ITALY- The Italian National Association for Pet Food and Pet Care Companies (ASSALCO) and Zoomark recently released the 16th edition of their joint report on the Italian pet industry, revealing a rising pet population and pet food sales of almost US$3 billion. 

According to the report, pet ownership in Italy continues to increase steadily, with 42% of Italian families owning at least one pet. 

The report shows that there were 64.95 million pets in Italian households in 2022, with an estimated 37.7% of Italians ages 18 and older claiming to have a pet in the family, up from 33.6% in 2019. 

According to the report, from 2015 to 2022, the number of Italians who adopted more than one pet nearly doubled from 9.9% to 17.2%.

Naturally, with a continuously increasing pet population, there have also been rises in consumer demand for pet food.

The importance of our relationship with our pets is undeniable. Pets are bona fide family members, and we are now devoting more time to them and paying more attention to their diet and well-being. This increased attention is reflected in a market that, even in a difficult year like 2022, continued to perform well,” said Giorgio Massoni, president of ASSALCO. 

According to ASSALCO and Zoomark, in 2022, sales of dog and cat foods increased 11.4% to US$2.96 billion, an increase of 0.8% from 2021.

Cat food accounted for 53.8% of these sales, with sales topping US$1.60 billion, while dog food accounted for 46.2% of the market, achieving US$1.38 billion in sales. 

Wet pet food continued to lead the market, boasting about 48.4% of the total dog and cat food segment, while dry foods hold 41.1% of the share.

Additionally, pet snacks, especially functional ones that have health benefits, witnessed a 13.3% increase in value and a 3.2% increase in volume for 2022.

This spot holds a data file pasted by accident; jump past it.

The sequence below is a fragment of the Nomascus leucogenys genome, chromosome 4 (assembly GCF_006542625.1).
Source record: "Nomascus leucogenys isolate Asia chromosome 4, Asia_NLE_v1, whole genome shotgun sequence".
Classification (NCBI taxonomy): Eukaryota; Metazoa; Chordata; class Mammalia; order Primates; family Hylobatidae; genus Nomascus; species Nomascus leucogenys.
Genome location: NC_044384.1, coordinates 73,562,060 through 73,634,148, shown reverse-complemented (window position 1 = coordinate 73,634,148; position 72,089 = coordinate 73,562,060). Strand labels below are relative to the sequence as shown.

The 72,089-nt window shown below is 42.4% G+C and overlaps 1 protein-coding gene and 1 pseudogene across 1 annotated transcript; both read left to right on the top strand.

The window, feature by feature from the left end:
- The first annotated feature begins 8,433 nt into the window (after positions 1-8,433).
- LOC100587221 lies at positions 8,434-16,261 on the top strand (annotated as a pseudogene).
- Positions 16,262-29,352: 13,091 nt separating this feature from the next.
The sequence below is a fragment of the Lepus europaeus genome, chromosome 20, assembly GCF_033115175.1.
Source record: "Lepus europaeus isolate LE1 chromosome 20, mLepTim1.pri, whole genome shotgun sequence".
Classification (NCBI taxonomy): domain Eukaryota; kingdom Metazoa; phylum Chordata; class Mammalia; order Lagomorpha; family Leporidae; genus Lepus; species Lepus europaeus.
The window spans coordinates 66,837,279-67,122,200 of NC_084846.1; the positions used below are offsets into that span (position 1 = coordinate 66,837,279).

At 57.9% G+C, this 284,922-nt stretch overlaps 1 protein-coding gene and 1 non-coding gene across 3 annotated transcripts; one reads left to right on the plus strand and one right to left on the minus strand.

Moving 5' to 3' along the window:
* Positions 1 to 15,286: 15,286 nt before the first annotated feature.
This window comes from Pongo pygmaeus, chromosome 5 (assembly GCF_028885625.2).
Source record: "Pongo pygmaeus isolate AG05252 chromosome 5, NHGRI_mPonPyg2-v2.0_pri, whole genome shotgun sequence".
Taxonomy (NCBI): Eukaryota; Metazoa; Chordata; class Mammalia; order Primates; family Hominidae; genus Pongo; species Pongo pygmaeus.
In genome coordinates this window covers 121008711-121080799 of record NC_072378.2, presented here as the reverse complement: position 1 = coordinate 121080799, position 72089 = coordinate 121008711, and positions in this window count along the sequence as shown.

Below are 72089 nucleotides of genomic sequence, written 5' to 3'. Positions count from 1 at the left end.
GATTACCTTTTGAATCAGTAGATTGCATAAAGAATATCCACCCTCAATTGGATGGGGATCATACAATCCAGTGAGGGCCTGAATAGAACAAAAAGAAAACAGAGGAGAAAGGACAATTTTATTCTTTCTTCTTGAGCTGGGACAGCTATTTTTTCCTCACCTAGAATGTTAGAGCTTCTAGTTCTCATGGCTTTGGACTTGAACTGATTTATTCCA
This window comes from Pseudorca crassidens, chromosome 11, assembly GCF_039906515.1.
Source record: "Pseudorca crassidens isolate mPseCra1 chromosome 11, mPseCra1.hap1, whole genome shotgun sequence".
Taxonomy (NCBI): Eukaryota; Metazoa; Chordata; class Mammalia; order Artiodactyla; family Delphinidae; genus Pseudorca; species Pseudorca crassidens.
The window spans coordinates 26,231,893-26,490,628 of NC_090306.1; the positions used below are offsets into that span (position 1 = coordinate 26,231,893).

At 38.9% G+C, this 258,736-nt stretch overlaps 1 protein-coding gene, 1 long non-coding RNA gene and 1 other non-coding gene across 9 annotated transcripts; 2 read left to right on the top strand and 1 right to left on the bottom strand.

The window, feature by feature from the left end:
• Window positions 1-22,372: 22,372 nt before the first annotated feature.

Health concerns and localization drive industry growth 

ASSALCO and Zoomark attributed these increases in pet food sales to evolving consumer demands for products with particular attributes, including health concerns and localization. 

During the report’s development, these two associations analyzed more than 4,700 pet food products and found that Italians are extending their personal health beliefs to their pets, purchasing pet nutrition products similar to the ones they purchase for themselves.

This trend towards premiumization has also seen consumer demand increasing for pet foods boasting “rich in” attributes, like “rich in fiber, vitamins, Omega fatty acids, prebiotics, etc.” 

According to the report, consumers also seek products with “free from” claims, like “free from dyes.” 

Moreover, Italian pet parents are also focused on purchasing Italian-made pet food products, boasting claims like “Made in Italy,” “produced in Italy,” “only Italian ingredients,” and “100% Italian.”

Pet food purchases grow despite rising inflation 

Another trend that became evident from the report is that Italian pet owners are reluctant to change their pet product purchasing habits despite rising prices. 

According to ASSALCO and Zoomark, 85% of surveyed Italians claimed they had witnessed increasing prices, with 23% of cat owners and 26% of dog owners claiming they will likely spend more on their pets in the coming months due to inflation.

Additionally, in the face of constant inflation, Italian pet owners are also facing a high value-added tax (VAT )rate on pet foods and veterinary care. 

Italy’s current VAT rate is 22%, much higher than within other European countries, and ASSALCO and Zoomark are petitioning to reduce the country’s VAT rate to 10%.

It doesn’t seem right that the 22% rate should be applied to pet food as if it was a luxury good,” Massoni said. “In Germany, in view of the fact that these products are used every day, and considering the role of pets in society, the VAT rate on food for dogs and cats is set at 7%.

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